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Where Did the Idea of Reincarnation Begin?

David Langness | May 20, 2024

PART 3 IN SERIES Reincarnation

The views expressed in our content reflect individual perspectives and do not represent the authoritative views of the Baha'i Faith.

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David Langness | May 20, 2024

PART 3 IN SERIES Reincarnation

The views expressed in our content reflect individual perspectives and do not represent the authoritative views of the Baha'i Faith.

If you read the Hindu and Buddhist sacred literature carefully, you’ll eventually come to two important conclusions: Krishna and Buddha wrote nothing down, and that includes the doctrine of reincarnation.

Even though their revelations occurred in primarily pre-literate societies, Krishna and Buddha founded two of the world’s great religions during their respective eras. The Baha’i teachings revere Hinduism and Buddhism and count their founders among human history’s holiest messengers, as Abdu’l-Baha explained in this 1912 speech he gave to the Japanese Independent Church in Oakland, California:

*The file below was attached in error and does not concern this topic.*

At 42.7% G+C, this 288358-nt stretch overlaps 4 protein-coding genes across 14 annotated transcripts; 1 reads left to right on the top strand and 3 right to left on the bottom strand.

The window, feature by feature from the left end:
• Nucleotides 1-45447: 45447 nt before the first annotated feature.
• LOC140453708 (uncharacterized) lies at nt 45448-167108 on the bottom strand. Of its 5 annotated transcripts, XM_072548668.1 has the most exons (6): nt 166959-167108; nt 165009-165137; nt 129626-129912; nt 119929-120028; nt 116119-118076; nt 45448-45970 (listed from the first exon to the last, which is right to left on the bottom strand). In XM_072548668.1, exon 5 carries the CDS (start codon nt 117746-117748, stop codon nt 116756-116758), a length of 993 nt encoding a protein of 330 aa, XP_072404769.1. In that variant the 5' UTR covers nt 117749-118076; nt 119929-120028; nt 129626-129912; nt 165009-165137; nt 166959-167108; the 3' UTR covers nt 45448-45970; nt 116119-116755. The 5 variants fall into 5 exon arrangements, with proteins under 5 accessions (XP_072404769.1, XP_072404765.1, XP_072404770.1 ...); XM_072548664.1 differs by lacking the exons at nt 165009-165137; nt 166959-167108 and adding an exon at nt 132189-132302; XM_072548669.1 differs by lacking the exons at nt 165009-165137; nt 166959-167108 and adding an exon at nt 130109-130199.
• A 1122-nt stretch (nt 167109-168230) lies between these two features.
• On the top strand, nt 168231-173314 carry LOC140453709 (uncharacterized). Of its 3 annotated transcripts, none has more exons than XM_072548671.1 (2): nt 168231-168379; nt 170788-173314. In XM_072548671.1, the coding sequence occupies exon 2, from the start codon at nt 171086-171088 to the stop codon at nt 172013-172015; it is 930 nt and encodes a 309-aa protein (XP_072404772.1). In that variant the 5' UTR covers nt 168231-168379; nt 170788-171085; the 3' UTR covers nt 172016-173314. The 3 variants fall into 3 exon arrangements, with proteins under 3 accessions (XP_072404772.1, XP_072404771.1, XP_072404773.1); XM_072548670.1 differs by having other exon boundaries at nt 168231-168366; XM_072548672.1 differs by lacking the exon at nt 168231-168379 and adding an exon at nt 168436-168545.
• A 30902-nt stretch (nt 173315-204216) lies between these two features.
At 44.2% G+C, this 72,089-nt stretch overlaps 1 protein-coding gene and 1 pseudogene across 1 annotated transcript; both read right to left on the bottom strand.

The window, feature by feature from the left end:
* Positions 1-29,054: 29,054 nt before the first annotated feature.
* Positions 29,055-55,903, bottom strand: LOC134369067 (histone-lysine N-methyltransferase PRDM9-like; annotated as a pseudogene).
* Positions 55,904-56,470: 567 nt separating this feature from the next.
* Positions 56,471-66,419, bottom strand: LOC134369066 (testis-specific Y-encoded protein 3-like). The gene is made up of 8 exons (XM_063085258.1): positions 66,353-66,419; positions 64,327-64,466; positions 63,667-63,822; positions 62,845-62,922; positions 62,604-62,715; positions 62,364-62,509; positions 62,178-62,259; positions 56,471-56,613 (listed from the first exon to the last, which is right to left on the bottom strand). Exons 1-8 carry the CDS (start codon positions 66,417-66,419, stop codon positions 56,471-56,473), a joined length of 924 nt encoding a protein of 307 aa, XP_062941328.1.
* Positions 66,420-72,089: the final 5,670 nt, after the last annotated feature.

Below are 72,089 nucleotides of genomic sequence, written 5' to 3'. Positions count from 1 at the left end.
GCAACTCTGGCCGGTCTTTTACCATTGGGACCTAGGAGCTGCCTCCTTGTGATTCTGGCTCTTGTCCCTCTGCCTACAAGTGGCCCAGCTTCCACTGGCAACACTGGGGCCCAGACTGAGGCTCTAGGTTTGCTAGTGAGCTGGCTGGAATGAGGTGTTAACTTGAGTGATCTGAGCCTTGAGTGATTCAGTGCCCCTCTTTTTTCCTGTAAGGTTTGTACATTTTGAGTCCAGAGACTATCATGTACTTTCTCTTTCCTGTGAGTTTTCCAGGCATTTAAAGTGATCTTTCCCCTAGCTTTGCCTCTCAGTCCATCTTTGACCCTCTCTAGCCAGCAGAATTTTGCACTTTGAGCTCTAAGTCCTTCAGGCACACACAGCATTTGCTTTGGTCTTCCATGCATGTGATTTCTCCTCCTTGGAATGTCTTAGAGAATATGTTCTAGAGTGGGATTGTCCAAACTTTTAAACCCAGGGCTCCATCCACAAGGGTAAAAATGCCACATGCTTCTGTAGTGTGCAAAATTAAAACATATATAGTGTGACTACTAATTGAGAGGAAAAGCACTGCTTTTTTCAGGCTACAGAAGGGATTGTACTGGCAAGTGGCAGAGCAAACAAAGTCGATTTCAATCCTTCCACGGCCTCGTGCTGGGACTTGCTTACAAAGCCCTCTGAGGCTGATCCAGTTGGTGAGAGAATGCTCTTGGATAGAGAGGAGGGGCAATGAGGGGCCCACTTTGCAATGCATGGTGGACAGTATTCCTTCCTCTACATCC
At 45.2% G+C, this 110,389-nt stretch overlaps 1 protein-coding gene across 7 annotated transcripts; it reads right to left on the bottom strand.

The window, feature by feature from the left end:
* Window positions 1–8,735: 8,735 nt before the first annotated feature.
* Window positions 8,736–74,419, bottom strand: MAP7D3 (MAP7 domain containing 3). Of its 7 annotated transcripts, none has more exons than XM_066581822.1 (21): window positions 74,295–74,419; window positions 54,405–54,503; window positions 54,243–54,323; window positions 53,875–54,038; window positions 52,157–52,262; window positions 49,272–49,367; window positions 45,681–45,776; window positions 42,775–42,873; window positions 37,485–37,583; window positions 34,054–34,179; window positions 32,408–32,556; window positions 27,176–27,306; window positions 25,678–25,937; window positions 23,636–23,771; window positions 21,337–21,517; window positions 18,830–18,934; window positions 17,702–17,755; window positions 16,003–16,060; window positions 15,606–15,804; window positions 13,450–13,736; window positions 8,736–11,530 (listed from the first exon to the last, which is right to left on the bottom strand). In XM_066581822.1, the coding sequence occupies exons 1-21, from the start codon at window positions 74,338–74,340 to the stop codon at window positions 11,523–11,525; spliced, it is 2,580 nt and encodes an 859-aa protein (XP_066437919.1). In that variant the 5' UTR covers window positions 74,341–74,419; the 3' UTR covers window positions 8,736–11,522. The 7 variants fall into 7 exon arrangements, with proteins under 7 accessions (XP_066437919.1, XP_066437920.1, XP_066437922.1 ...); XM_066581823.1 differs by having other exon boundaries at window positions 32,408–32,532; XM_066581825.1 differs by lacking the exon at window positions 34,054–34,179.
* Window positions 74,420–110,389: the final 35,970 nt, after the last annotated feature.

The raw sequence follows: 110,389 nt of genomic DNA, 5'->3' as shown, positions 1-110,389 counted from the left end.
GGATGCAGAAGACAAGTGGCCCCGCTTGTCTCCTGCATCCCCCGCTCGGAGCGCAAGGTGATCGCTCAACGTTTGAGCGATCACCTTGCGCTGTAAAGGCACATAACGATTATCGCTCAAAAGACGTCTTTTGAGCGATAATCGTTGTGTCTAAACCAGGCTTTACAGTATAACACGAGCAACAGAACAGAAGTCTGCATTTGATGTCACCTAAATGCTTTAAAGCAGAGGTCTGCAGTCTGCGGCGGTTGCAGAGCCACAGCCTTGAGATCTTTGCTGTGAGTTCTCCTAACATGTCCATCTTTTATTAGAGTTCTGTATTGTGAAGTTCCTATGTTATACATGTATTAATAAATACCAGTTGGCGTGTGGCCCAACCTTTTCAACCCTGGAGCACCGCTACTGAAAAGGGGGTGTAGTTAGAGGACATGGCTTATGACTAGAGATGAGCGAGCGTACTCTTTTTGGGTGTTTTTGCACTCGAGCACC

Blessed souls — whether Moses, Jesus, Zoroaster, Krishna, Buddha, Confucius or Muhammad — were the cause of the illumination of the world of humanity. How can we deny such irrefutable proof? How can we be blind to such light? How can we dispute the validity of Christ? This is injustice. This is a denial of reality. Man must be just. We must set aside bias and prejudice. We must abandon the imitations of ancestors and forefathers. We ourselves must investigate reality and be fair in judgment.